March 27, 2013


CLICK to visit the Harvey Milk Foundation.

I can think of no better image to anchor this post than that of civil rights icon Harvey Milk. No matter how the Supreme Court rules on the two marriage equality cases that were argued this week, I have no doubt that we wouldn’t be where we are today were it not for the fearless activism of Milk. Anyone who supports marriage equality and full civil rights for LGBT Americans owes Harvey Milk a huge debt of gratitude and my writing today is humbly dedicated to this great man.

I was living in San Francisco the first time I saw the documentary THE TIMES OF HARVEY MILK. It was a stunning, transformational experience that changed my life. If you have not seen it, do yourself a favor and make some time to watch right here! There is a full video player from Hulu at the close of this article and additional options if you are on a browser or mobile device that does not support the plug in. 

The spirit of Harvey Milk burns brighter than ever and I can't help but imagine that somewhere he is looking down on all of this amazing progress and smiling. Now, onto United States v. Windsor.

While yesterday grabbed the lions share of the headlines, all the silly red equal logos in the world won’t change the fact that the case that was argued today is the more important of the two. While Holligsworth v. Perry was brought to the Court on shaky legal standing and focused on a ballot initiative in one state, United States v. Windsor has national implications.

At issue is Section 3 of the Defense of Marriage Act (aka DOMA). DOMA was signed into law by President Bill Clinton on September 21, 1996 after passing in both the House and Senate by wide margins. In brief, DOMA restricts the extension of Federal marriage benefits and the inter-state recognition of marriage to opposite sex couples only. The law has since been disavowed by many of the same elected officials who supported it, including Bill Clinton.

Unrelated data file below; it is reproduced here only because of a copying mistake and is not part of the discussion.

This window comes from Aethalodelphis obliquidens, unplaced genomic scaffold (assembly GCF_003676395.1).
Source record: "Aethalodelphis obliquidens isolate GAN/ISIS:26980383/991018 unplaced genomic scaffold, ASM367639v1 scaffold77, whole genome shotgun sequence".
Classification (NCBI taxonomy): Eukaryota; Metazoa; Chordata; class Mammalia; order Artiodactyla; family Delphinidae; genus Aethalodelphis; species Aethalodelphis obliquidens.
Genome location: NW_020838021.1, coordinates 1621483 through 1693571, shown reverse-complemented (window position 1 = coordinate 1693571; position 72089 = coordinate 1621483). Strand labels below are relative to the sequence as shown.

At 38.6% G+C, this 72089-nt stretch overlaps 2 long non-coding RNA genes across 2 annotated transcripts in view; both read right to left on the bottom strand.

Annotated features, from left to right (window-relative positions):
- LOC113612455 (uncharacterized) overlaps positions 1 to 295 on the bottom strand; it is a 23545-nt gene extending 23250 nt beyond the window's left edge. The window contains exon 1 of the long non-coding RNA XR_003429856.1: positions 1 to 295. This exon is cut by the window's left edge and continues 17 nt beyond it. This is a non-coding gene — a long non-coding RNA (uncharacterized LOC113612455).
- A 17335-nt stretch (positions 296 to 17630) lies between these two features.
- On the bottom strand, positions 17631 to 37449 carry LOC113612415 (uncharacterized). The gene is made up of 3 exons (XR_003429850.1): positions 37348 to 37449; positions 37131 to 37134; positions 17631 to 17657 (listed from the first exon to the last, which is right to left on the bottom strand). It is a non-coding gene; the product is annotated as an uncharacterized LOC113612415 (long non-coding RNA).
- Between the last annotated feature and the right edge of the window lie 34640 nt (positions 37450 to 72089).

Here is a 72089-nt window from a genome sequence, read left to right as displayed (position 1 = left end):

Here’s an amazing clip from C-SPAN shot in 1996. It’s an impassioned, 5 minute speech by Rep. Steve Gunderson (R-WI), the only Republican in Congress to vote against DOMA. Pay special attention to the section where he asks if it is fair to deny him and his partner the same benefits afforded others in Congress who are on their second or third marriage. It’s a pointed reference to then House Speaker Newt Gingrich who was married to wife number two at the time while in the midst of an affair with the woman he would eventually make wife number three: Callista.

I’ll use myself as an a example. I live in Massachusetts, the first state to give full marriage rights to same sex-couples. Here’s the rub: what’s good for this gay Massachusetts goose doesn’t matter a bit to the Federal gander thanks to DOMA. If I marry my partner in Massachusetts we are barred from receiving any of the Federal benefits enjoyed by opposite-sex couples. Think about that for a moment. It’s a punitive law that covers a massive array of financial, estate and tax-related programs.